The Way, Way Back

Sam Rockwell has done so much with so little for so long, we now expect him to do everything with nothing. This time however, he actually has something to work with! My thanks to writers/directors Nat Faxon and Jim Rash (Oscar for "The Descendants" script) who also doubled up as actors; they both had bit parts in this terrific film which won the Audience Award at the Newport Beach Film Festival.

We see a teenage boy who is bullied in a subtle but humiliating way by his mother's new boyfriend. Due to his age, he has no recourse but to bite the bullet and accept the bullying; his mother is too infatuated with the guy to realize what is happening. They go to the boyfriend's vacation cottage at the seashore for the summer. This story is about that summer, the neighbors, a water park, and how they all fit together.

We watch:
  • Sam Rockwell ("Moon," "Midsummer Night's Dream," and "Seven Psychopaths") is Owen, an employee at a local water park. He befriends our sad teenager and in a roundabout way, offers him coping lessons. I LOVE this guy!
  • Liam James (Lots of TV) is Duncan, our misbegotten hero. We cringe when we see how he is treated and are with him all the way as he starts to assemble the man he will become.
  • Toni Collette ("About a Boy") is Pam, the lonely mother who thinks she might have found the man of her dreams. Collette can play any type, any nationality and any genre. She's amazing!
  • Steve Carell ("Date Night") is Trent, a single dad who is delighted he has found a woman looking to create a whole new family. Carell has played victims of bullying so often he certainly knows how to play a bully! Trent's technique is extremely effective because it is so understated.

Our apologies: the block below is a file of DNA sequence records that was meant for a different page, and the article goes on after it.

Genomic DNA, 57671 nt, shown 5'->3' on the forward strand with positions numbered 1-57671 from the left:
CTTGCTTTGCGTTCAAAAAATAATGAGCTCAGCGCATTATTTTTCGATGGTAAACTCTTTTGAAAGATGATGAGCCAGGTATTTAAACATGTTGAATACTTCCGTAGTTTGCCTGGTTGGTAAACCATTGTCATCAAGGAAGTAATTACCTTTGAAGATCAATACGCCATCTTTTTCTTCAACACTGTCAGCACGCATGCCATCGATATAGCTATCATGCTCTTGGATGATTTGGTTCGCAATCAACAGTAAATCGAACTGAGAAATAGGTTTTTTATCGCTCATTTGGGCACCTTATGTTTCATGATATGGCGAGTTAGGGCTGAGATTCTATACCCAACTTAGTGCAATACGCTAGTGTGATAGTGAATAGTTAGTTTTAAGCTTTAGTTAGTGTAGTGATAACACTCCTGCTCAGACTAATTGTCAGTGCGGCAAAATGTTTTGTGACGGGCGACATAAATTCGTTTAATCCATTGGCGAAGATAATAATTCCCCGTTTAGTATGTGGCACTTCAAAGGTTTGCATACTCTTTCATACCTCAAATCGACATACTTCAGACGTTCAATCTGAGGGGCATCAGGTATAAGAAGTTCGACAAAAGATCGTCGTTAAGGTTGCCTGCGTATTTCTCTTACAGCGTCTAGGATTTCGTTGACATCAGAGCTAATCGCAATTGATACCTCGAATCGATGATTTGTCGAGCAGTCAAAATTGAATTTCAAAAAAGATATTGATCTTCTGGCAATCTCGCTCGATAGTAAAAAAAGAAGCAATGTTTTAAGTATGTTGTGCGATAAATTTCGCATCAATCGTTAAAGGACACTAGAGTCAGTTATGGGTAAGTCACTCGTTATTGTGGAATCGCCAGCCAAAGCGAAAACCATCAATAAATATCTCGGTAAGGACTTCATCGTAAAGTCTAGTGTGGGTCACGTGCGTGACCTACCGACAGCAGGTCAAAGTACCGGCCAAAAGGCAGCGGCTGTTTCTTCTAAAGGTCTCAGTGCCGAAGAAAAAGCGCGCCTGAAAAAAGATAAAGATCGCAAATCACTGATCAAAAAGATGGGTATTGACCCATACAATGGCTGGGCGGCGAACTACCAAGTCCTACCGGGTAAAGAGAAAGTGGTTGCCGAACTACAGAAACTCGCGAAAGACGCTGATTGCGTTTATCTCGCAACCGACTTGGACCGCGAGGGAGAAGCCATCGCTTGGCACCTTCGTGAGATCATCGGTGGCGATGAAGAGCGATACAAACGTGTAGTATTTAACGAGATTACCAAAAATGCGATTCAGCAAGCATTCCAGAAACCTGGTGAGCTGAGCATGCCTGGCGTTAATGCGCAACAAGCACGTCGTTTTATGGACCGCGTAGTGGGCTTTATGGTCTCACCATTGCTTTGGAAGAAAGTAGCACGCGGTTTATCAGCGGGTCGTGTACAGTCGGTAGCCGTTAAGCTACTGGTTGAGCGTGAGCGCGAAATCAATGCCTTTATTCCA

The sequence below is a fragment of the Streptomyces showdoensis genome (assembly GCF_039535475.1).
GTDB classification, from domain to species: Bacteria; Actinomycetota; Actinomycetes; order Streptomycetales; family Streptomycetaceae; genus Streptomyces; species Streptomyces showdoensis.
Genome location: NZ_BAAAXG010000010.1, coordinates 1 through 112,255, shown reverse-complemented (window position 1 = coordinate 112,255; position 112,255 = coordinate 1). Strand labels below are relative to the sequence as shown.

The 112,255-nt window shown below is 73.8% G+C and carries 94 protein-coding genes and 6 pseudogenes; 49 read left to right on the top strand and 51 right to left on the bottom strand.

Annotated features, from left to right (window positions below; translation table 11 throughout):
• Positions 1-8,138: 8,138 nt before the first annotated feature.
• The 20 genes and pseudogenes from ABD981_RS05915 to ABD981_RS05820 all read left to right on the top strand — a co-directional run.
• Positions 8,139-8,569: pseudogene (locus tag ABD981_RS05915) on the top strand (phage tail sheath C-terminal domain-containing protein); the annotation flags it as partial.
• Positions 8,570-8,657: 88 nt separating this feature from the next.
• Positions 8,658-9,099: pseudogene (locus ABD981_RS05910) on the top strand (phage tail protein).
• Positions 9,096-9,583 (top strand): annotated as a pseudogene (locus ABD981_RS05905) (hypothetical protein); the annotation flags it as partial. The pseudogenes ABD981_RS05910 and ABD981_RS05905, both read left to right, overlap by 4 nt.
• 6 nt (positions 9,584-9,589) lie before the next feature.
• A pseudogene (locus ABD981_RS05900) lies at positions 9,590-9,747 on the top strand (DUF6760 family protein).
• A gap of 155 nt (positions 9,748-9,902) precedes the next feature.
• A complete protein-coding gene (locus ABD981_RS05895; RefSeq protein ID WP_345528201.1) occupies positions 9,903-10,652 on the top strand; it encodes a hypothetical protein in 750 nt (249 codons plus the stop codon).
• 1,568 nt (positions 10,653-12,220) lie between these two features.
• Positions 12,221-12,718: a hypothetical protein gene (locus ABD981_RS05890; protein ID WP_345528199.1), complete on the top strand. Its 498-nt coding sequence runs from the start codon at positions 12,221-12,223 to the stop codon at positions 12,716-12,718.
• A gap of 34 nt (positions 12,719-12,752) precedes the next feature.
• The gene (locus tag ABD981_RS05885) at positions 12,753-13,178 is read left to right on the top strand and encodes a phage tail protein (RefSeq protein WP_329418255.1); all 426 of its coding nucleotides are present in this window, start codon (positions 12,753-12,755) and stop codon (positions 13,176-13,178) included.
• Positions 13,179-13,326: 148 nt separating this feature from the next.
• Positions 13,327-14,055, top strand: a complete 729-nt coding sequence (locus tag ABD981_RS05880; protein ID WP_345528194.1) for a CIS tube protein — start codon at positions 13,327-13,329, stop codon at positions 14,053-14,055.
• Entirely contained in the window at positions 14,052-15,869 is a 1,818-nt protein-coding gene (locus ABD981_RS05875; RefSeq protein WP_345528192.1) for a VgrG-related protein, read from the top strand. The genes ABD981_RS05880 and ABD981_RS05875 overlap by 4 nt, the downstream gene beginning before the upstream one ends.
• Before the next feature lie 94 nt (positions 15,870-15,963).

• Allison Janney ("The Help") is Betty, Trent's sister who lives next door; she seems to start off each day with alcohol! If Rockwell hadn't been in this one, she would have stolen it hands down!
  • AnnaSophia Robb ("Race to Witch Mountan") is Susanna, the pretty teenager who lives next door; her mom is a drunk, her brother has a lazy eye, and her dad has found the man of his dreams. All in all, she's pretty happy!
We saw this in a theater that offers Closed Captions, so opted for the feature, but discovered we didn't need it at all. The soundtrack is crystal clear, the diction is perfect and every speech was articulated.

In this warm and wonderful PG-13 dramedy, we saw no sweaty bodies, watched no vehicular mayhem, heard no gunshots or blowie uppie stuff. I DID appreciate the great background music that was appropriate for each phase of this satisfying film; I loved the last vocal trio by Edie Brickell and the Gaddabouts.
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Take a look and see what you think:
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